Songs of love gone wrong and life on the road

The band went into a medley of songs about love gone wrong “If that’s not country, then kiss my ass”, Boots offered. One of these, Lower the Bar, was written about “one of my ex-wife’s who ran up a big tab at the bar when I left her.” The hardship of life on the road was featured in Hobo Shower, which reminded me, for all the wrong reasons mind, of The Blackfoot Truckstop Diner, an authentic place in Inglewood, Calgary with roots going back to the late 1950s. It’s highly recommended for a visit; try a milkshake and poutine together!

Drinking and its after-effects was another strong theme in their songs (“I’d like to dedicate this next song to anyone who ever had a hangover”) including their last one, Whisk all the Drinky. Boots & The Hoots went down really well and some good after-effects are still buzzing around.

More action from the gig

For more photos from the Boots & The Hoots gig please visit J. Ashley Nixon Communications and here for photos from The Dead South.

More Boots

Boots & The Hoots released a nine-song CD, Too Hot to Hoot in 2015. Pinecone Cowboy their first recording, was released in 2013.

A video featuring some of their live performance at The Gateway, SAIT (shot by Ryan Simchuk)

You can hear Boots & The Hoots (from 2014) on CKUA radio






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Into The Dead South in Southern Alberta

The Dead South performing at The Gateway, SAIT, Calgary, Alberta, Canada.
© J. Ashley Nixon

Dirty Country

Point camera on the face, on a farm track. Hitch up the cello and start whistling. That’s the opening shot of The Dead South’s fabulously popular video (over 35 million YouTube views in just over a year) of their song In Hell I’ll be in Good Company. It went down like a Stampede Party on Saturday when they played it live in Calgary. Along with other songs from their second album, Good Company and their latest recording, Illusion & Doubt (Curve Music) all was finger-clicking and boot-stomping good from the Saskatoon-based band.

The capacity crowd of a thousand crammed into The Gateway, SAIT for this Calgary Folk Music Festival Fall Concert Series gig was with them (and the support act, Boots & The Hoots-review here) all the way. “They’re awesome, nothing quite like it,” said a fan, Gary Woolverton, who gave a much better explanation of the band’s genre than the usual bluegrass/folk/rock description. Hemmed up front against the barrier he promptly described their music as “Dirty Country”. Copy that.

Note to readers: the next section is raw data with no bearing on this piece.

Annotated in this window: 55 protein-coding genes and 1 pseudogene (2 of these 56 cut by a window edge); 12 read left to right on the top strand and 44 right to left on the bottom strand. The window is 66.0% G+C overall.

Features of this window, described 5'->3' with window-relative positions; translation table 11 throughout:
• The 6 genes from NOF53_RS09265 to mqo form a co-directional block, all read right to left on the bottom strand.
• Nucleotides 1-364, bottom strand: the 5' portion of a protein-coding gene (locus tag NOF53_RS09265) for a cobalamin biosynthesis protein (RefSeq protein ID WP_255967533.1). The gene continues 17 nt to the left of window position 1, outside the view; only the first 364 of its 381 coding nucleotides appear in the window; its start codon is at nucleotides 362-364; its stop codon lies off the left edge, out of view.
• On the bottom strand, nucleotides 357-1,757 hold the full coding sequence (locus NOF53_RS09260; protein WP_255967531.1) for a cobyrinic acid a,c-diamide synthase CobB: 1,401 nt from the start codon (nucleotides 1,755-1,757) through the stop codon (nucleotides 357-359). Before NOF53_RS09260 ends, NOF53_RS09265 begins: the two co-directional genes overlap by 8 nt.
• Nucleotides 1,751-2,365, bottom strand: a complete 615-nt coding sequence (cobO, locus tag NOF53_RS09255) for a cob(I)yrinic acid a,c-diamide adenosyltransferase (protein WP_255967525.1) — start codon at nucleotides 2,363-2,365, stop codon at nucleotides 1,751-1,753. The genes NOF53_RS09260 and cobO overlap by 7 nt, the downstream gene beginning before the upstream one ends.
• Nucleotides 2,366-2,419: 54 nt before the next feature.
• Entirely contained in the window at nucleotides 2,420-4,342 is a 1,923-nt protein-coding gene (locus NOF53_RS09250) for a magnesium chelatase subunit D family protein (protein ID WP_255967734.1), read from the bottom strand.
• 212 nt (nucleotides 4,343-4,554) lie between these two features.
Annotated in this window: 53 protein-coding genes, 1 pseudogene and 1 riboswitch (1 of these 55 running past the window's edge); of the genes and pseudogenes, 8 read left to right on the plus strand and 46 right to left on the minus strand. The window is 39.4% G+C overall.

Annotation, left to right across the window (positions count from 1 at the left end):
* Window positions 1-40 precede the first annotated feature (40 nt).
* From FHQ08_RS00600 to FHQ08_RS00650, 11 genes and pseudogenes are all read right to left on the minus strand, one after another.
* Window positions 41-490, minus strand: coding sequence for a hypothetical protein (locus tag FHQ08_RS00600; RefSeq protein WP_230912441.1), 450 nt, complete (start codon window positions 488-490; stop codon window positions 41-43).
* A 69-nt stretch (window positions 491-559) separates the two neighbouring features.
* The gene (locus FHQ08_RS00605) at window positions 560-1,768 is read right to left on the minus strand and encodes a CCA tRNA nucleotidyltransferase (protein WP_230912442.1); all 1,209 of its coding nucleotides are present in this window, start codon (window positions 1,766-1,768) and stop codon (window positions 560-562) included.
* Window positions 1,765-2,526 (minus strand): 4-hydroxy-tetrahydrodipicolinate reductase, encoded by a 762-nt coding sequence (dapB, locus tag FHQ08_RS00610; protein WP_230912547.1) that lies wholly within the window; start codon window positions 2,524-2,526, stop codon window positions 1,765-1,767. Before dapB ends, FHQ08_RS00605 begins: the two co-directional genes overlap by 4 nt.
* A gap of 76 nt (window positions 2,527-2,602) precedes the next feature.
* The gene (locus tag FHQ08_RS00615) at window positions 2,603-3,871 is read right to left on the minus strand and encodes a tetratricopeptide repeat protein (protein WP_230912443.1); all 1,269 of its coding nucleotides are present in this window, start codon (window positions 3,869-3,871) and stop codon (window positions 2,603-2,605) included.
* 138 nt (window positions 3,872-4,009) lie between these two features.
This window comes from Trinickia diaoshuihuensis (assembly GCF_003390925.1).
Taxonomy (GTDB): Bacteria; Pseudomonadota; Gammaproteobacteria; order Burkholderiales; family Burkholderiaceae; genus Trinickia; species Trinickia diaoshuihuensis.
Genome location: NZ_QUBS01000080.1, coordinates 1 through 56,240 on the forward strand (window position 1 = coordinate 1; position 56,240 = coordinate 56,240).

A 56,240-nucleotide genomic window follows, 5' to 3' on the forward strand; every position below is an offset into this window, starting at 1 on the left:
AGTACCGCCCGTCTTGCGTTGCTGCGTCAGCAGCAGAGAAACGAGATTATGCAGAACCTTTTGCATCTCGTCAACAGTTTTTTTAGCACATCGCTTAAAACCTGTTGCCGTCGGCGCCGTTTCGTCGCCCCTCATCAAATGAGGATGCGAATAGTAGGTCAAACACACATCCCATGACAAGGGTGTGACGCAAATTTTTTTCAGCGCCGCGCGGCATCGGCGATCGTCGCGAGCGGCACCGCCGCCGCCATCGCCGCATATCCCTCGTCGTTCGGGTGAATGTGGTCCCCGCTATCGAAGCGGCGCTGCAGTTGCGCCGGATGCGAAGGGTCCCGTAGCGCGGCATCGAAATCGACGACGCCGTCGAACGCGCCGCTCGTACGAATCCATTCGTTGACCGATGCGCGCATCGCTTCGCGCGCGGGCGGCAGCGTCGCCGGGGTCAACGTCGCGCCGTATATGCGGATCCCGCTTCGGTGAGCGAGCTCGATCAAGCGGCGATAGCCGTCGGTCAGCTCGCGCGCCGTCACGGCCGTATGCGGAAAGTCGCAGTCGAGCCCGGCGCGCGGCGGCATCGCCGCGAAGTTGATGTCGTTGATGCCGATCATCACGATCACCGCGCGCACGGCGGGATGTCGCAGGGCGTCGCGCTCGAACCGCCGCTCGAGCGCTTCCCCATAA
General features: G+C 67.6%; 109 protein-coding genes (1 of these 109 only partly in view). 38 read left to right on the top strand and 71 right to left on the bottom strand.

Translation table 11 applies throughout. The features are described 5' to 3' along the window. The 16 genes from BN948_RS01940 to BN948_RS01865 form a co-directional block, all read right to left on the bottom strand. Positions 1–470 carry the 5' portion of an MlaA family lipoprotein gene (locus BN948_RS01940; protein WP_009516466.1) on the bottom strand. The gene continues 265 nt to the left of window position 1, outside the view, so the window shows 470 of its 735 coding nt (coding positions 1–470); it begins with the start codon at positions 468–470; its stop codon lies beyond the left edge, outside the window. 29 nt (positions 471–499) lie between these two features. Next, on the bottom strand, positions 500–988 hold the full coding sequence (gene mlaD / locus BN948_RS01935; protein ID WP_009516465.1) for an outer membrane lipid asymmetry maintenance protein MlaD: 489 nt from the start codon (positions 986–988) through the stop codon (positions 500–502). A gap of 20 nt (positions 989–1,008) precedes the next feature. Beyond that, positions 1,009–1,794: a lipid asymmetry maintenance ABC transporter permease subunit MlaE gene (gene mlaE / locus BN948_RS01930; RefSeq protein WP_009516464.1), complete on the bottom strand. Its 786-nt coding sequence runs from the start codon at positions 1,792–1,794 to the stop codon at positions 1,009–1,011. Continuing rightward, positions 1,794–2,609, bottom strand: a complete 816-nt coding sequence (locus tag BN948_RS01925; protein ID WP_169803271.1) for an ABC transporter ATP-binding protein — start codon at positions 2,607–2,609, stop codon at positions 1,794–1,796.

Cello, you’ve got a bass

The Dead South stage sound features, literally, jumping banjo (see the photos) played by Eliza Doyle, who also bangs a kick drum with a cows skull on the skin, and a real bleached one to the side, and hits hard into a canister of percussion. She joined the band after Colton Crawford had to withdraw from active duty when he became sleepless in Saxony (see CBC article for more). That made the band one hat less but they still have the wide-brimmed boys, Nate Hilts and Scott Pringle, on guitars, mandolins, and voices. Just to distinguish, Nate is the more gravelly-voiced of the prairie two-some and the one who keeps his pleckies (guitar picks) in the brim of his headgear.

Completing the line-up with “cello, you’ve got a bass” (as Jack Black said in the brill film School of Rock) is Danny Kenyon, who delightfully plucks and bows his heavily duct-taped, melancholy instrument with lots of melodic cheer.

Drinking Songs

Boots, the opening song from Illusion & Doubt, was introduced by Nate Hilts as “a song about having too many beers”, prompting a bottle-swig of Jameson’s whiskey by all the band members. That Bastard Son, another drinking song (“I just want liquor and dirty whores, ’cause I don’t care no more”) also went down like a good pint. There was room for a cover as well, Rox in the Box by The Decemberists.

After a long, well-loved set, The Dead South tripped off stage one by one, then came back for an extended encore, playing three or more songs before heading back east across the Prairies for a couple of gigs in Toronto them home in Saskatchewan for the new year. I’m still whistling that contagious, Dirty Country song about being in Hell.

More action from the gig

For more photos from the gig please visit J. Ashley Nixon Communications




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Down to Earth: Wind and Fire

Sarah Gaiser (Calgary Fire White) in a puck battle on the boards against Quinn Odland (Lethbridge Cyclones in their Alberta Female Hockey (Bantam Elite) game at East Calgary Twin Arenas.
© J. Ashley Nixon